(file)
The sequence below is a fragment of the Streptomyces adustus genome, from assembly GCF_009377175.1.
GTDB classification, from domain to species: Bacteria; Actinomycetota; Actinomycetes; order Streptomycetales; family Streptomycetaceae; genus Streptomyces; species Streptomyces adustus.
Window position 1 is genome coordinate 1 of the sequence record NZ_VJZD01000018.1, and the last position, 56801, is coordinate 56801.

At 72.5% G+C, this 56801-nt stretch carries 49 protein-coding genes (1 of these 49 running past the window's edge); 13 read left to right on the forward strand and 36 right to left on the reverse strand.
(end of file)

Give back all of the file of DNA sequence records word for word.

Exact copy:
The sequence below is a fragment of the Streptomyces adustus genome, from assembly GCF_009377175.1.
GTDB classification, from domain to species: Bacteria; Actinomycetota; Actinomycetes; order Streptomycetales; family Streptomycetaceae; genus Streptomyces; species Streptomyces adustus.
Window position 1 is genome coordinate 1 of the sequence record NZ_VJZD01000018.1, and the last position, 56801, is coordinate 56801.

At 72.5% G+C, this 56801-nt stretch carries 49 protein-coding genes (1 of these 49 running past the window's edge); 13 read left to right on the forward strand and 36 right to left on the reverse strand.